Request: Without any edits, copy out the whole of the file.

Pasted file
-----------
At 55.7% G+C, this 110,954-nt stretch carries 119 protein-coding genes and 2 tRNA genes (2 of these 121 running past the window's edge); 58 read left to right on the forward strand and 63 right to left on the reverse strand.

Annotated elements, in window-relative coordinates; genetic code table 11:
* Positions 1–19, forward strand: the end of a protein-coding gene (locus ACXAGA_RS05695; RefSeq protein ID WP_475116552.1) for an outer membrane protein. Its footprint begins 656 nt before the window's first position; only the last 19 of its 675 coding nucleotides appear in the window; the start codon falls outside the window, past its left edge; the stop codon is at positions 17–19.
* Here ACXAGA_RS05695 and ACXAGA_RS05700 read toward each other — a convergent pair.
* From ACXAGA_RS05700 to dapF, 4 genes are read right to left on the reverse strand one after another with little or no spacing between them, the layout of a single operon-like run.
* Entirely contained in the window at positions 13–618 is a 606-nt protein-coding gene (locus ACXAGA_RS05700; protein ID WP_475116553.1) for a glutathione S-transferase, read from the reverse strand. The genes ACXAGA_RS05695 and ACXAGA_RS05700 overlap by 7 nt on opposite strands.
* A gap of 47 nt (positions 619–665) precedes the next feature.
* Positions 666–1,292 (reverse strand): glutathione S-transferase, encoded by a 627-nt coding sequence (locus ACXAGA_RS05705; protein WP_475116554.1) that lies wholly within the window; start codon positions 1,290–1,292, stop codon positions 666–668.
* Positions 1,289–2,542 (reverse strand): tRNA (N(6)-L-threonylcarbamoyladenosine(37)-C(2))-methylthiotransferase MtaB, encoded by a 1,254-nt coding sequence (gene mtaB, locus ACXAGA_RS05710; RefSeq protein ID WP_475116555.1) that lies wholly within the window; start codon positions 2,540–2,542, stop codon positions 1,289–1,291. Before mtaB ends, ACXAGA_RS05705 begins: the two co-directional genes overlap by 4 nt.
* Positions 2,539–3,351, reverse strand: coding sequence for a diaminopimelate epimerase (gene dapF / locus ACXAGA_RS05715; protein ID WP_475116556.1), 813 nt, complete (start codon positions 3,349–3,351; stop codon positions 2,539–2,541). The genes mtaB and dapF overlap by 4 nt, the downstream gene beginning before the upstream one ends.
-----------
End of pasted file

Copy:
At 55.7% G+C, this 110,954-nt stretch carries 119 protein-coding genes and 2 tRNA genes (2 of these 121 running past the window's edge); 58 read left to right on the forward strand and 63 right to left on the reverse strand.

Annotated elements, in window-relative coordinates; genetic code table 11:
* Positions 1–19, forward strand: the end of a protein-coding gene (locus ACXAGA_RS05695; RefSeq protein ID WP_475116552.1) for an outer membrane protein. Its footprint begins 656 nt before the window's first position; only the last 19 of its 675 coding nucleotides appear in the window; the start codon falls outside the window, past its left edge; the stop codon is at positions 17–19.
* Here ACXAGA_RS05695 and ACXAGA_RS05700 read toward each other — a convergent pair.
* From ACXAGA_RS05700 to dapF, 4 genes are read right to left on the reverse strand one after another with little or no spacing between them, the layout of a single operon-like run.
* Entirely contained in the window at positions 13–618 is a 606-nt protein-coding gene (locus ACXAGA_RS05700; protein ID WP_475116553.1) for a glutathione S-transferase, read from the reverse strand. The genes ACXAGA_RS05695 and ACXAGA_RS05700 overlap by 7 nt on opposite strands.
* A gap of 47 nt (positions 619–665) precedes the next feature.
* Positions 666–1,292 (reverse strand): glutathione S-transferase, encoded by a 627-nt coding sequence (locus ACXAGA_RS05705; protein WP_475116554.1) that lies wholly within the window; start codon positions 1,290–1,292, stop codon positions 666–668.
* Positions 1,289–2,542 (reverse strand): tRNA (N(6)-L-threonylcarbamoyladenosine(37)-C(2))-methylthiotransferase MtaB, encoded by a 1,254-nt coding sequence (gene mtaB, locus ACXAGA_RS05710; RefSeq protein ID WP_475116555.1) that lies wholly within the window; start codon positions 2,540–2,542, stop codon positions 1,289–1,291. Before mtaB ends, ACXAGA_RS05705 begins: the two co-directional genes overlap by 4 nt.
* Positions 2,539–3,351, reverse strand: coding sequence for a diaminopimelate epimerase (gene dapF / locus ACXAGA_RS05715; protein ID WP_475116556.1), 813 nt, complete (start codon positions 3,349–3,351; stop codon positions 2,539–2,541). The genes mtaB and dapF overlap by 4 nt, the downstream gene beginning before the upstream one ends.